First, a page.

Apr 28

China’s Gold Reserve Increase Creates Excitement

Posted by Kristjan Velbri | Posted in Gold | Posted on 28-04-2009

Gold bullionLast Friday China announced that it had been “secretly” buying gold bullion since 2003. China increased it’s gold holding by 454 metric tons to 1,054 metric tons (a metric ton equals 2,204.62 pounds or 32,150.7466 troy ounces).

The recent buying brings China’s /…/  ratio of gold to total reserves to 1.6% from 1.7% in 2003, according to Tom Pawlicki, a precious metals and energy analyst at MF Global. It also places them fifth among countries with the largest gold holdings.(Forbes)

Although the news media played this story like it was groundbreaking, it’s really nothing to lose your mind over. The gold bugs will try hype any minor news story, but the truth of the matter is that during the same period China has been buying a lot more dollar denominated Treasurys than gold. Buying gold is only a part of building a modern financial system, where currency risks are hedged. One way to protect against currency default or a less dramatic, but still, sudden move, is to buy gold. But this news story is nothing to get sucked into. While it is true that gold offers protection against inflation, it certainly doesn’t offer protection against a recession/depression and as witnessed by the latest PPI/CPI data releases, the inflation fears are clearly overstated (for now, at least).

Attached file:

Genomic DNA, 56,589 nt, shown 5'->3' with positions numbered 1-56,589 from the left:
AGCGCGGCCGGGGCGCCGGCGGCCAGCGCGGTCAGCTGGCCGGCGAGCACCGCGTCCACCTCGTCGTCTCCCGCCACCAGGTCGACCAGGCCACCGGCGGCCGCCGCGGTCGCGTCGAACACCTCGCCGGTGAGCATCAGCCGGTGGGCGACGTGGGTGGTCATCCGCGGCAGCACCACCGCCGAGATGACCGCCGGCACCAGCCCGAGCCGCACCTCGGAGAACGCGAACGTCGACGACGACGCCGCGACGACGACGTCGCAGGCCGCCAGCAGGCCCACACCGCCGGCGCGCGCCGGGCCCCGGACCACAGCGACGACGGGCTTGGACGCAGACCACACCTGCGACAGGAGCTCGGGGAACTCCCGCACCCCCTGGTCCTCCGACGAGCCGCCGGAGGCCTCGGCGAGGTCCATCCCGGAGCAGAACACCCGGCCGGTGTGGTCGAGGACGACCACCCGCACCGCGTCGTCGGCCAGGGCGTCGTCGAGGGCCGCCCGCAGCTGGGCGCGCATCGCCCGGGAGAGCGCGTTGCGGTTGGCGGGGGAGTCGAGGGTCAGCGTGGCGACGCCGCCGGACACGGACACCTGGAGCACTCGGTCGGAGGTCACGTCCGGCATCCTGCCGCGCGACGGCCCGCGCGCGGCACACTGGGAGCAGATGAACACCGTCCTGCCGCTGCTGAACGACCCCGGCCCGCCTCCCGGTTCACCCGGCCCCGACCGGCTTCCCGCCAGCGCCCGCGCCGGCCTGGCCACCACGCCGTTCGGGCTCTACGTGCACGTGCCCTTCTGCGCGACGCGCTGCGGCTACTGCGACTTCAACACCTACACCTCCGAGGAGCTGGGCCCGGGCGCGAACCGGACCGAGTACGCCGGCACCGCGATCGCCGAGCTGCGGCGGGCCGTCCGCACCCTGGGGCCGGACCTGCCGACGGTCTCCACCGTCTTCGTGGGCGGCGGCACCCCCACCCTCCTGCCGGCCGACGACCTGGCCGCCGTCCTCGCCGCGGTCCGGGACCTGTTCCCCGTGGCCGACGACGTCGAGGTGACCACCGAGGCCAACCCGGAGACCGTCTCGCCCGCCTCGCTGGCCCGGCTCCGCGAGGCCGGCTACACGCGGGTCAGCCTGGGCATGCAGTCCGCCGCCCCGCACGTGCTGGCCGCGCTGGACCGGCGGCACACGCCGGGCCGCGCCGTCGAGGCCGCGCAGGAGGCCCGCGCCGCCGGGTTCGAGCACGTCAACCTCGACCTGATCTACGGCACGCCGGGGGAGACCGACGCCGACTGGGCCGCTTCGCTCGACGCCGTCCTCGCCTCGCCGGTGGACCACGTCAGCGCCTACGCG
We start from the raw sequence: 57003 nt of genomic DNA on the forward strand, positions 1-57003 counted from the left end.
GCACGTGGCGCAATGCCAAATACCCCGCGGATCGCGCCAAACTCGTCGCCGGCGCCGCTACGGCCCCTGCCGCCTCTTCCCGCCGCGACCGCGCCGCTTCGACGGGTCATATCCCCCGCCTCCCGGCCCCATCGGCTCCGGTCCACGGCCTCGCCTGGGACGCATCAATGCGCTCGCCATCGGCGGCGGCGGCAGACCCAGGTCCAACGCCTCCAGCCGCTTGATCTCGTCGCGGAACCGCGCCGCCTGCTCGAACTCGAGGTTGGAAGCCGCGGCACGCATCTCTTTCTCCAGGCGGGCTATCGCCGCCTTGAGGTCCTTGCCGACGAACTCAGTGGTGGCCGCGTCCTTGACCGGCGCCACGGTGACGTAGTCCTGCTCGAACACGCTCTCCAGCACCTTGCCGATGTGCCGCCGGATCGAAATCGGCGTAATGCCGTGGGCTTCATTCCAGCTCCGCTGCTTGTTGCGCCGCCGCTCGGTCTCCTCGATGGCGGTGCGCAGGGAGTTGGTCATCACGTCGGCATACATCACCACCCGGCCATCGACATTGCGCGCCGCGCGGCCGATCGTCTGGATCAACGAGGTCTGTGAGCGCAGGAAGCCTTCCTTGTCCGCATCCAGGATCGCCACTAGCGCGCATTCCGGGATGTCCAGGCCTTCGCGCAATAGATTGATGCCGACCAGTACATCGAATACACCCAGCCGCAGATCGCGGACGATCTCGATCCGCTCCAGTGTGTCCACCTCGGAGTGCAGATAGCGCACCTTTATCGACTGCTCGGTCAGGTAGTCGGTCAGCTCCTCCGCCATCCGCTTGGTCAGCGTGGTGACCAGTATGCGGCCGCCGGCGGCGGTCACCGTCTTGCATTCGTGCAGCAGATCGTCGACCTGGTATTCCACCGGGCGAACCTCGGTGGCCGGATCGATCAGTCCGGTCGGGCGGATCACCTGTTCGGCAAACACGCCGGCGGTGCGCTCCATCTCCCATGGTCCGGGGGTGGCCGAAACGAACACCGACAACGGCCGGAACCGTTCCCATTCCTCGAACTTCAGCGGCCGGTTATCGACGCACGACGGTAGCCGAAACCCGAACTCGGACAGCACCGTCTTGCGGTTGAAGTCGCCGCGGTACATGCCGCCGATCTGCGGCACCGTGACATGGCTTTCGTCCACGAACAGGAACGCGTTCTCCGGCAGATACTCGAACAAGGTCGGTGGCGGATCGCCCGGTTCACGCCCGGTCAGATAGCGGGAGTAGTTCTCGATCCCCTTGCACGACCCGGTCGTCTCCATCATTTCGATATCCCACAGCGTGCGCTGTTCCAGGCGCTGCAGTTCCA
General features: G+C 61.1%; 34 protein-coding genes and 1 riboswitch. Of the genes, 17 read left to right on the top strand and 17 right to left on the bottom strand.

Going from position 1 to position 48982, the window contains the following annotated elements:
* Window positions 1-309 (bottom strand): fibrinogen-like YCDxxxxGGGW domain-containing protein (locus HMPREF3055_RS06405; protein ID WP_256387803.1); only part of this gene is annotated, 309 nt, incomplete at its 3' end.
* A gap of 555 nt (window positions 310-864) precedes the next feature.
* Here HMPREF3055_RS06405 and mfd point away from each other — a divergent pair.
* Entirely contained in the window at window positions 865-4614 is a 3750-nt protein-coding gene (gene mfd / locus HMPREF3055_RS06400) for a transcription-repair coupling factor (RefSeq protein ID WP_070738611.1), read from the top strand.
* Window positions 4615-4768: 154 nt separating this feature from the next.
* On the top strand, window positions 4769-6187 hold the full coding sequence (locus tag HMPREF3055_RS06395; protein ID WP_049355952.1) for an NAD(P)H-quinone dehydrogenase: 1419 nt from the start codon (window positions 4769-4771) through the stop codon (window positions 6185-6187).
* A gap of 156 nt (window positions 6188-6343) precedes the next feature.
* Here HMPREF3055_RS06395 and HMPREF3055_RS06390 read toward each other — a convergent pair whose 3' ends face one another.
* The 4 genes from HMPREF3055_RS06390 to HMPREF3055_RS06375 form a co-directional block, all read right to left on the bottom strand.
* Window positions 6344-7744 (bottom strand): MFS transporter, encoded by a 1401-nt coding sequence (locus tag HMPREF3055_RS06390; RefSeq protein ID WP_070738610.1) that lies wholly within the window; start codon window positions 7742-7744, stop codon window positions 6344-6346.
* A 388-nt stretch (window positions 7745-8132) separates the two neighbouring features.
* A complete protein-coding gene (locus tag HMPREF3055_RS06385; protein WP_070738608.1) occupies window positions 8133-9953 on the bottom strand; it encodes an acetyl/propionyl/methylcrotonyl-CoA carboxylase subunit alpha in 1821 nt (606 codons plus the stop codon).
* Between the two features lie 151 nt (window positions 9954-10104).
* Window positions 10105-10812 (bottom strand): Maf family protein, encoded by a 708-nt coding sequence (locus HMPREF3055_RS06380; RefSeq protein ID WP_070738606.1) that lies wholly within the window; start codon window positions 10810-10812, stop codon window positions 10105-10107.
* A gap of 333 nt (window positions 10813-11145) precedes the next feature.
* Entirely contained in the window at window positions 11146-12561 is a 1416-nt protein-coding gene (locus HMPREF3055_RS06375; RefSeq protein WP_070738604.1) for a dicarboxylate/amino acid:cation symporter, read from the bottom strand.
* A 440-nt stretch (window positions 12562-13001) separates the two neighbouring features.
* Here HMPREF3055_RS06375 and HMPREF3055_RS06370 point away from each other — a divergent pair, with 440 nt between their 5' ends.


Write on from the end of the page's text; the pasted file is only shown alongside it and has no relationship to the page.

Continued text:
Some experts claim that China’s public announcement of gold purchases is a move into a more transparent financial system. Purportedly, China wants to improve it’s relations with other top financial players and one way to gain trust is to be more open about the buildup of their financial system and government reserves. China is already a major buyer of Treasurys and a move into investment banking doesn’t seem that far off. China’s banks are already the world’s biggest in terms of market cap.

Meanwhile, gold is trending downwards amid fears of deflation. I guess the bear market rally has also eased concerns over the US dollar, but worries over the viability of Obama’s spending might come back to haunt the US dollar. This will most likely push the gold price back up again. The most important thing to take away from this is to follow the trend. Don’t try to anticipate the turning of any trend as you will most certainly burn away your capital in the process.

The bottom line is, if China’s gold reserve increase had any effect on the gold price, it’s influence is long past. Unless, of course, they’re going to buy even more gold off the market. So far they’ve been buying gold from Chinese producers and not from the open market.

If you want to take a ride downwards with gold there are some inverse ETFs on the market. Here are two (I’m sure there are many others):

– DB Gold Double Short ETN (DZZ)
– DB Gold Short ETN (DGZ)

    For anyone who is interested in gold juniors, Jim Puplava from Financial Sense discussed the life cycle of junior mining companies in last week’s show (here is the mp3 link).

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    [...] has been openly promoting gold and silver as an investment and a store of wealth. Not long ago, the Chinese announced that they had been “secretly” buying gold – starting from 2003 they had bought over 600 metric tons of gold, bringing the gold to cash [...]

    [...] I first wrote about the Chinese disclosing their gold purchases back in April, I was pretty sure that any upside potential these purchases might have were long [...]